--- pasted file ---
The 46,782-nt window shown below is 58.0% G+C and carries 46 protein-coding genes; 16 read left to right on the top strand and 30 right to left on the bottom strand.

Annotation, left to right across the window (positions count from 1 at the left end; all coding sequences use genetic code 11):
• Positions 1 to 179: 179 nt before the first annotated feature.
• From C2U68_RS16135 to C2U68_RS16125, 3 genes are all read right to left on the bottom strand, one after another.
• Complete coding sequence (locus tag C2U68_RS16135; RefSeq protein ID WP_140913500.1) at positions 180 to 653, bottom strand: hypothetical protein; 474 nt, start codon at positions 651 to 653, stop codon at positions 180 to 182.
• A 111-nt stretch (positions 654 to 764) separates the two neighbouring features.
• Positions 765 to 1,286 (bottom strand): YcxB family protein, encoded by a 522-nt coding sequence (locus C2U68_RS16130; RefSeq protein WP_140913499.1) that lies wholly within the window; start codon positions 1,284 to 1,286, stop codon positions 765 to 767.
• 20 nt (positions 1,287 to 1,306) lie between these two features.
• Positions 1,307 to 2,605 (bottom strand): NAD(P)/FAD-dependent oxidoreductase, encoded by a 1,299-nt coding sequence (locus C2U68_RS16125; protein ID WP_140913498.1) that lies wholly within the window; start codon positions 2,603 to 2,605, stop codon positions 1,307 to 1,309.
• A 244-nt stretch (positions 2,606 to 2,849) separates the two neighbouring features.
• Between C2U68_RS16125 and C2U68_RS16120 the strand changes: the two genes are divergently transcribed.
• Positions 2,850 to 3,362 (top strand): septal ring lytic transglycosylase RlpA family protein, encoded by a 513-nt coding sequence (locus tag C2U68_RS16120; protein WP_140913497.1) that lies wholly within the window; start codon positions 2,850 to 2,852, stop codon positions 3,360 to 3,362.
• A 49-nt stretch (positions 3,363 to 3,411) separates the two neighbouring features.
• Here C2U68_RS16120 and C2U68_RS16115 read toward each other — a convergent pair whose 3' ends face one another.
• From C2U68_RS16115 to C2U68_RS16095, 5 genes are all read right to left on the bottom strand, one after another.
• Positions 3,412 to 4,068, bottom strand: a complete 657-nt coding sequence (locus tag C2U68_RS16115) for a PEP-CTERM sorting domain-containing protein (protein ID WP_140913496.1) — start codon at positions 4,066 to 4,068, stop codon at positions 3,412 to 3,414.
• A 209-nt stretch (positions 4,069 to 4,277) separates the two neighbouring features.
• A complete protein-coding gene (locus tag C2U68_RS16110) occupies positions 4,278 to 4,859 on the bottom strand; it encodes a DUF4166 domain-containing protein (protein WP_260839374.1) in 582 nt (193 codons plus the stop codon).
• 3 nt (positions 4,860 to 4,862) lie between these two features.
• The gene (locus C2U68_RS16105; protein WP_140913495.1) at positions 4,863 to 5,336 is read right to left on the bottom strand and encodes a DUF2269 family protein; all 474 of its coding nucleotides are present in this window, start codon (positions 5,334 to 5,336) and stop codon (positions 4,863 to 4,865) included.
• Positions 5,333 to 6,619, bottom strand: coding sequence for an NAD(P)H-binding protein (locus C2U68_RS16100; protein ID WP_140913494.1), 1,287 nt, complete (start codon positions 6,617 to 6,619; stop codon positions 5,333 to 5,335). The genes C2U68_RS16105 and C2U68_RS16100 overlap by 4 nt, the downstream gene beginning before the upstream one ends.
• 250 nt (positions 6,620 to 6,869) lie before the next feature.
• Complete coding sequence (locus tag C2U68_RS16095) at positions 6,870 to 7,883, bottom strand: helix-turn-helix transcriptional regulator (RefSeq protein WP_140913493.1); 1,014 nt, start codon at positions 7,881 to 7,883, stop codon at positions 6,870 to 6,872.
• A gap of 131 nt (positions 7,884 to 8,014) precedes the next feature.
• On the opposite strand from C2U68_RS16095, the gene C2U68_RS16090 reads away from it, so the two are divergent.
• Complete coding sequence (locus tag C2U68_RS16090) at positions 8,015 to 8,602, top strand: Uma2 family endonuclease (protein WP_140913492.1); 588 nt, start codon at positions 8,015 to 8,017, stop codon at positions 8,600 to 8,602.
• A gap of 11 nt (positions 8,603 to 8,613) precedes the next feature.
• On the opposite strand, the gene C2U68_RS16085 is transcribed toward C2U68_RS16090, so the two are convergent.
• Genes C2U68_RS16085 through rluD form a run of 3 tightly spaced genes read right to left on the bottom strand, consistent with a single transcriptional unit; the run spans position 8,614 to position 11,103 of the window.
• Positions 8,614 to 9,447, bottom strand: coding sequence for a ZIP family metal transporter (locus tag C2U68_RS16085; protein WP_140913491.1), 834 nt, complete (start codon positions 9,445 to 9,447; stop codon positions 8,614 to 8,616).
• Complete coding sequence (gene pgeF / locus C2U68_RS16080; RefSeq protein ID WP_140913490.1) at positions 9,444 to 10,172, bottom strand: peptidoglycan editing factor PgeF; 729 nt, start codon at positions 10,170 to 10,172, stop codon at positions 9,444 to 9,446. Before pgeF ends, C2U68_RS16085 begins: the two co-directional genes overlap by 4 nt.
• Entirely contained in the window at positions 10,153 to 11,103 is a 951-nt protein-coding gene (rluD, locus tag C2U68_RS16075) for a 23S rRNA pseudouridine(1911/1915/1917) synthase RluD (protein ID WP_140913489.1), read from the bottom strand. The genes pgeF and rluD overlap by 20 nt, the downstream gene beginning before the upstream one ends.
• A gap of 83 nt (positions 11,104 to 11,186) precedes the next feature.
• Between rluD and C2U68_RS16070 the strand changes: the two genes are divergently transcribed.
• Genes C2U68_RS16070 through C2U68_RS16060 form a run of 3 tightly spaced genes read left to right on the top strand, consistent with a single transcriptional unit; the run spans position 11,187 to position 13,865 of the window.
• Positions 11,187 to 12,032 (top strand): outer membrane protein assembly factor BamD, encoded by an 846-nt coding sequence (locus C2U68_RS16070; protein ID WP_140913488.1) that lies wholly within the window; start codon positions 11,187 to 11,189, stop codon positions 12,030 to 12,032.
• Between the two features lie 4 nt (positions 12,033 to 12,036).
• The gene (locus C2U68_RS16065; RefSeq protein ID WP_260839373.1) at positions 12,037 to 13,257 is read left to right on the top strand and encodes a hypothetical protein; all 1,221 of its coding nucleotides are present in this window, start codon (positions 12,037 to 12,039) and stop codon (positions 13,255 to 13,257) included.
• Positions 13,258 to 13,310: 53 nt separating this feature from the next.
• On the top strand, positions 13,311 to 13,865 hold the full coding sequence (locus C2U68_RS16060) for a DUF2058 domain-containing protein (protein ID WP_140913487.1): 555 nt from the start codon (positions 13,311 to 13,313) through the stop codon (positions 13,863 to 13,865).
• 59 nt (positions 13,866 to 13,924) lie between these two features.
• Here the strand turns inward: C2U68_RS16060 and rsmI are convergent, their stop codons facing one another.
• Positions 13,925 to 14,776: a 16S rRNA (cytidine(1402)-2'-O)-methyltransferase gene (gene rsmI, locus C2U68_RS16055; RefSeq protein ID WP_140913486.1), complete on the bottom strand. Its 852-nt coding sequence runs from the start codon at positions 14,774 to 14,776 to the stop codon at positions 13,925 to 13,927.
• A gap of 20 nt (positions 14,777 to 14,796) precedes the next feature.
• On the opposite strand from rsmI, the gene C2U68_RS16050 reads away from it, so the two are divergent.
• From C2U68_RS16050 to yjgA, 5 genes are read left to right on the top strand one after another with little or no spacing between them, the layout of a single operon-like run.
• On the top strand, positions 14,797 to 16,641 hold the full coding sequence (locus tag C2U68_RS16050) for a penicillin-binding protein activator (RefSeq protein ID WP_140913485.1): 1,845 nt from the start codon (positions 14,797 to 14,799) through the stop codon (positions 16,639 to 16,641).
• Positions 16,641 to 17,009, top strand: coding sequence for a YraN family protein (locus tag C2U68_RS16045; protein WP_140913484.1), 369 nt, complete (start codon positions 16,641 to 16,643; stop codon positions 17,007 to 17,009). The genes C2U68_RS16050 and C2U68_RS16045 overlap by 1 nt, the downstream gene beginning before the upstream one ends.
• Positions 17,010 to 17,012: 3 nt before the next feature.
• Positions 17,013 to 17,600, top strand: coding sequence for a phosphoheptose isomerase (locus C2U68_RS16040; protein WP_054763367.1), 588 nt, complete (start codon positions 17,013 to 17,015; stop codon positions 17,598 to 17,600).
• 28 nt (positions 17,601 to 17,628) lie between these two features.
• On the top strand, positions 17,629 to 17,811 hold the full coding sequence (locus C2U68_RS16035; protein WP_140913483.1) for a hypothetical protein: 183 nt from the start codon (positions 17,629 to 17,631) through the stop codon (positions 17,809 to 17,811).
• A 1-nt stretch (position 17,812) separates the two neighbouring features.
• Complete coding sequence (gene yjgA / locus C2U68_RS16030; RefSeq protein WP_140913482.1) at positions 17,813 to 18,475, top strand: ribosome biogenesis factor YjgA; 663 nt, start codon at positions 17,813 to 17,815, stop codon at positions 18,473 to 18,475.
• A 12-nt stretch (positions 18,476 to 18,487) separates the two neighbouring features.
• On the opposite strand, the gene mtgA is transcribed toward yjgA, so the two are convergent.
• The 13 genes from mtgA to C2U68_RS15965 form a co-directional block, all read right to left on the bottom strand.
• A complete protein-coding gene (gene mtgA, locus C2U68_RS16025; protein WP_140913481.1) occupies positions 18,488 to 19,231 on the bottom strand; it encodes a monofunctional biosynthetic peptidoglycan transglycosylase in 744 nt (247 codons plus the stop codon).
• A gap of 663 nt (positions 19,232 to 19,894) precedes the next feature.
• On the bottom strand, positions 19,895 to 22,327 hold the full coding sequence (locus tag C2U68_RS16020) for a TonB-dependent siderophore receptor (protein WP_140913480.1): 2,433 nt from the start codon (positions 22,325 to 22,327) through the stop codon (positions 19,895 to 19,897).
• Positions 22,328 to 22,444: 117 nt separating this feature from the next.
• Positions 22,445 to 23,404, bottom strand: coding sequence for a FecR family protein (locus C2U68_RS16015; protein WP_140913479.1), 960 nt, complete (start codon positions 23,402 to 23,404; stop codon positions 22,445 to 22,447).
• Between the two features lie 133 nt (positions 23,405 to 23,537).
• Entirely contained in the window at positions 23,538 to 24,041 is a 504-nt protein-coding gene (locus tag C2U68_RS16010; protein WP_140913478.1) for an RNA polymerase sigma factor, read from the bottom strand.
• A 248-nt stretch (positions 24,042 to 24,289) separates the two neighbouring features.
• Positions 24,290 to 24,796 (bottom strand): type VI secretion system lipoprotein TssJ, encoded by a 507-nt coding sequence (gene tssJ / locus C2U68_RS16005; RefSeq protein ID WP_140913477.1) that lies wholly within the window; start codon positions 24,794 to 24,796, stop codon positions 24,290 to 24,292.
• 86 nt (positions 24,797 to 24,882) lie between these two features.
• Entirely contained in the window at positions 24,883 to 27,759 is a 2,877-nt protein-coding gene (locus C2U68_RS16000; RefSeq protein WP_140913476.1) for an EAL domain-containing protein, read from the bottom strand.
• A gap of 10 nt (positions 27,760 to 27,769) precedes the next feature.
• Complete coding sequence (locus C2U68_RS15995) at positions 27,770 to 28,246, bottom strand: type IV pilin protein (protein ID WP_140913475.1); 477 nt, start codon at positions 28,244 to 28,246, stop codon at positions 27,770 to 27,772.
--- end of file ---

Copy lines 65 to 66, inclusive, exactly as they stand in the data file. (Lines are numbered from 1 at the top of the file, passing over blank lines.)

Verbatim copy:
• A 248-nt stretch (positions 24,042 to 24,289) separates the two neighbouring features.
• Positions 24,290 to 24,796 (bottom strand): type VI secretion system lipoprotein TssJ, encoded by a 507-nt coding sequence (gene tssJ / locus C2U68_RS16005; RefSeq protein ID WP_140913477.1) that lies wholly within the window; start codon positions 24,794 to 24,796, stop codon positions 24,290 to 24,292.